U.S. District Court Judge Thelton Henderson is running out of patience. In a Nov. 14 order, he has given the city of Oakland just two more weeks to reach an agreement with the very same folks who sued the city over police misconduct during the Riders scandal.
After that, it looks quite possible that he will appoint a federal receiver to run the police department, a takeover that would be unprecedented in the United States.
But University of California Berkeley law professor Franklin Zimring says the judge is sincerely eager for some way to avoid taking over the department.
"There is no real subtlety to the impatience that the court is expressing," said Zimring. "But what Judge Henderson is doing here is acknowledging the administrative difficulties that would be involved with a receivership and trying to dodge that bullet by getting some real negotiated change."
The city has until Nov. 29 to reach an agreement with the plaintiffs in the civil rights lawsuit against it. After that, Henderson has scheduled a Dec. 13 hearing on whether to appoint a federal receiver who would run the department.
The city agreed in 2003 to dozens of changes in management and training intended to end brutality, false arrests and other abuses.
Over and over since then, Henderson has blasted the department for dragging its feet in completing these reforms. On Oct. 4 the attorneys who first sued the city in 2000 asked the judge to appoint a receiver.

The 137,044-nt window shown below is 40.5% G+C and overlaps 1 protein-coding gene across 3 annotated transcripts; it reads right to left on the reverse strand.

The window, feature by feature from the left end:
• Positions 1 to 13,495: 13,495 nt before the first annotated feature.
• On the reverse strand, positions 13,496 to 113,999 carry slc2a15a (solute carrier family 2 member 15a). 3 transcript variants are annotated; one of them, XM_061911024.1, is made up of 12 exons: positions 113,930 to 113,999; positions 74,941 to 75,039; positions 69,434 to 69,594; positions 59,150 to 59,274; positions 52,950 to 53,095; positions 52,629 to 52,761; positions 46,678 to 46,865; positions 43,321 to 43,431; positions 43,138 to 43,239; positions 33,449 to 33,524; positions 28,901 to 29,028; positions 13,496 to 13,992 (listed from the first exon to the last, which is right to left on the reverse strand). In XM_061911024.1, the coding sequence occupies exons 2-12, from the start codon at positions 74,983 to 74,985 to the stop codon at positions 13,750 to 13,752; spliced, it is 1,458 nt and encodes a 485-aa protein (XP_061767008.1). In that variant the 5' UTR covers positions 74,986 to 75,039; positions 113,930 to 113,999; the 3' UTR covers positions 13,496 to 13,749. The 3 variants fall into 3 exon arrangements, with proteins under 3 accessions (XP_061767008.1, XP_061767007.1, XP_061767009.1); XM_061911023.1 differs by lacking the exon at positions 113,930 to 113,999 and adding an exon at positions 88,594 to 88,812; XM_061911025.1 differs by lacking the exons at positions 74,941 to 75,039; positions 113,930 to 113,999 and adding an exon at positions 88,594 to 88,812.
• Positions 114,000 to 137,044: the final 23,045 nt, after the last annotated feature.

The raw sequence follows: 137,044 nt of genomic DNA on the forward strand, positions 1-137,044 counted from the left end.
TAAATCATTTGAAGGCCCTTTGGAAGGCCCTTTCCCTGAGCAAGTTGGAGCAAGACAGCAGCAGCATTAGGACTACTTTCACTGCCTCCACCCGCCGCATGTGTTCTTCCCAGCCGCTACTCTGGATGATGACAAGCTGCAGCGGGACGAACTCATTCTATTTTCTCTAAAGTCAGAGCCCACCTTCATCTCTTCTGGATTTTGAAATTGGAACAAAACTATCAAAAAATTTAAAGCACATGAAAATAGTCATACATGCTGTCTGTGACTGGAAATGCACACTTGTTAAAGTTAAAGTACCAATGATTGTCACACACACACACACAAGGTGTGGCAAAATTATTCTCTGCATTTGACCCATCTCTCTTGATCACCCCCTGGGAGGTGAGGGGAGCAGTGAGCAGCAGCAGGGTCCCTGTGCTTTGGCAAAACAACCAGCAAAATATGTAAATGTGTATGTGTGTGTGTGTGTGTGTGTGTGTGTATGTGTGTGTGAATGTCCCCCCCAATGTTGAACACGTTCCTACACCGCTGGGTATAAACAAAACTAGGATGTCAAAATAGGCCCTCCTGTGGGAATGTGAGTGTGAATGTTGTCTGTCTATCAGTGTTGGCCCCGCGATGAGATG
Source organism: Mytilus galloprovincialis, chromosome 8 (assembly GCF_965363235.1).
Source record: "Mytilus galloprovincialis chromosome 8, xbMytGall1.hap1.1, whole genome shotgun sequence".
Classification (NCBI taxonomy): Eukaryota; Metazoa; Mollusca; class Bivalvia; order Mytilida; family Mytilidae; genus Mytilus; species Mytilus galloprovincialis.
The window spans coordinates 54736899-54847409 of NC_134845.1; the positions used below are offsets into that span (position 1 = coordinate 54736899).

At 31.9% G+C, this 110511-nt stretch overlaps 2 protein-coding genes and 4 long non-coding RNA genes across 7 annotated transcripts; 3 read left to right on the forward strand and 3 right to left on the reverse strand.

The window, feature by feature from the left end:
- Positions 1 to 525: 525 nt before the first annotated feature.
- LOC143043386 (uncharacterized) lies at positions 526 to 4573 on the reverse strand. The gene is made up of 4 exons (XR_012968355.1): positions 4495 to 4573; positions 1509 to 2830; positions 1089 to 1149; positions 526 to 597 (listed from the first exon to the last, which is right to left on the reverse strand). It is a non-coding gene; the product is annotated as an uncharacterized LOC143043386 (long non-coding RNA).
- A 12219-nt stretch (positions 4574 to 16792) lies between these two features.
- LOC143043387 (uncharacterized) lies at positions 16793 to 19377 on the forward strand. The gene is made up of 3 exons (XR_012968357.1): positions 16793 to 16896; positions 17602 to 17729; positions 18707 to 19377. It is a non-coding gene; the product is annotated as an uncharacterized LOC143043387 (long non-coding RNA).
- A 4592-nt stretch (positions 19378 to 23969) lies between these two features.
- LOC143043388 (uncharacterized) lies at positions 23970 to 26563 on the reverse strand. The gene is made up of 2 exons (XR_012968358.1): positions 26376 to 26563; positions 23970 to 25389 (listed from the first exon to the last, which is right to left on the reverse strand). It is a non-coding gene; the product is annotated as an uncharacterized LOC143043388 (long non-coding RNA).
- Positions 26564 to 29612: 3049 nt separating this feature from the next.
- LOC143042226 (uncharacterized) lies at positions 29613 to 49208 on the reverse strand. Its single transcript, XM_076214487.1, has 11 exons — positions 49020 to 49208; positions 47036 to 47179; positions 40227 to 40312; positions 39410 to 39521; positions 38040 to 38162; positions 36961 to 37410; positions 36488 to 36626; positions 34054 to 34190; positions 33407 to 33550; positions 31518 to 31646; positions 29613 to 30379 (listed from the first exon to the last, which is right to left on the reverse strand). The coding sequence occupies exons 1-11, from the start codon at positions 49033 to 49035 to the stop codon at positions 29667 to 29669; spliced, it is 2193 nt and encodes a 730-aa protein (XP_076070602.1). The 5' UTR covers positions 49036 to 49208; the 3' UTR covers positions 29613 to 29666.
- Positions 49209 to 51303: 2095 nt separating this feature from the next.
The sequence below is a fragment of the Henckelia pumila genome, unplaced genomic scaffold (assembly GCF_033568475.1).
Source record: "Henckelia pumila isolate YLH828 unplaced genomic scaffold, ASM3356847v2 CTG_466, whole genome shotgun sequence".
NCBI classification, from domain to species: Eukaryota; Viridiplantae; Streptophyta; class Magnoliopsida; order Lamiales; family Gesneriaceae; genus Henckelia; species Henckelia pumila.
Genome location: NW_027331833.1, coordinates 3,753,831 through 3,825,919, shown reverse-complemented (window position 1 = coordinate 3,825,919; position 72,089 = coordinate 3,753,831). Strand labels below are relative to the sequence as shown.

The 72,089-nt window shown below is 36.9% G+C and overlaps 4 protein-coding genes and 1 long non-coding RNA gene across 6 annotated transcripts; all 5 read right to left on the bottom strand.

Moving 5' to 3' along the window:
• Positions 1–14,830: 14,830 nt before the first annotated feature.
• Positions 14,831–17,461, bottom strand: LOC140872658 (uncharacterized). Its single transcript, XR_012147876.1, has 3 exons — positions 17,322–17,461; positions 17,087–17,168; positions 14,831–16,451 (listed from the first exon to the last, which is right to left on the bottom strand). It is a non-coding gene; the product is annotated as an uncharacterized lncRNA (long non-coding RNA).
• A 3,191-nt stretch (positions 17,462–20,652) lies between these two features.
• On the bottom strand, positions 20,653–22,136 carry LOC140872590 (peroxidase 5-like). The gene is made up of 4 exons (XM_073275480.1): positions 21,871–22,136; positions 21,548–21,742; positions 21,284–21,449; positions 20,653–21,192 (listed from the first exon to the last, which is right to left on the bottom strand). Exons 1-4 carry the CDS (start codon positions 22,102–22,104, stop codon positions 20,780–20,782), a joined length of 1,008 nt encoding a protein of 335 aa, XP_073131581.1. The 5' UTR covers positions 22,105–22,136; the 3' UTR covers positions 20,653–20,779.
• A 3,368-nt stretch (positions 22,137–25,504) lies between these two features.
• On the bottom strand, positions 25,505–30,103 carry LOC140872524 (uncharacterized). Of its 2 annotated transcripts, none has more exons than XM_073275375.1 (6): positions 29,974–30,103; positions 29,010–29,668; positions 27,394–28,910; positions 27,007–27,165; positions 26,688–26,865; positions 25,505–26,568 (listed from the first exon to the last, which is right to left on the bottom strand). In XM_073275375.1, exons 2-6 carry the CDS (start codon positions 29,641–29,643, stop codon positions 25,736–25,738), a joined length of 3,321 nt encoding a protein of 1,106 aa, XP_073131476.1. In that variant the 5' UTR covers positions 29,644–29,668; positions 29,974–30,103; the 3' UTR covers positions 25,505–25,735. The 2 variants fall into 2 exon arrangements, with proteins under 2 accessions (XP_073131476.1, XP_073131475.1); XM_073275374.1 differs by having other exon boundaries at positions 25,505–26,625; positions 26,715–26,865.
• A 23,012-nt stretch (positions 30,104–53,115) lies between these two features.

The city responded by suggesting it hire a new compliance director who would serve under the chief of police. In his order on Thursday, Henderson dismissed the suggestion. "Either the position is unnecessary and would result in wasted resources, or it is necessary and the failure to adopt such a position earlier indicates a lack of leadership or will."
District Court Judge Thelton Henderson's Nov. 14 order to the Oakland Police.
Now he's telling the city to come up with a new settlement that will satisfy the plaintiffs by Nov. 29.
After that comes a Dec. 13 hearing in which the judge will consider the motion to appoint a receiver.
Why not just put a receiver in place?
"Once receivership happens what shape it takes and who well it works is going to depend on these same parties negotiating both management strategies and the investment of resources and whatever accountability that effort is going to have back to the court," Zimring said. "So what we mean when something is unprecedented we mean that we're not sure how it's going to work."
The closest precedent would be the takeover of a department of corrections, but running prisons is very different from policing streets, he said.
On the other hand, the Los Angeles Police Department was able to successfully reform after the Rampart scandal of the late 1990s in which officers were accused of similar abuses, Zimring said.
Zimring thinks the police have not made reform a priority. "The delay game has probably been for a long time an intentional part of the department's relationship to the lawsuit," he said.
The department has struggled with rising rates of life-threatening violence at the same time that the economic crisis has constrained its budget.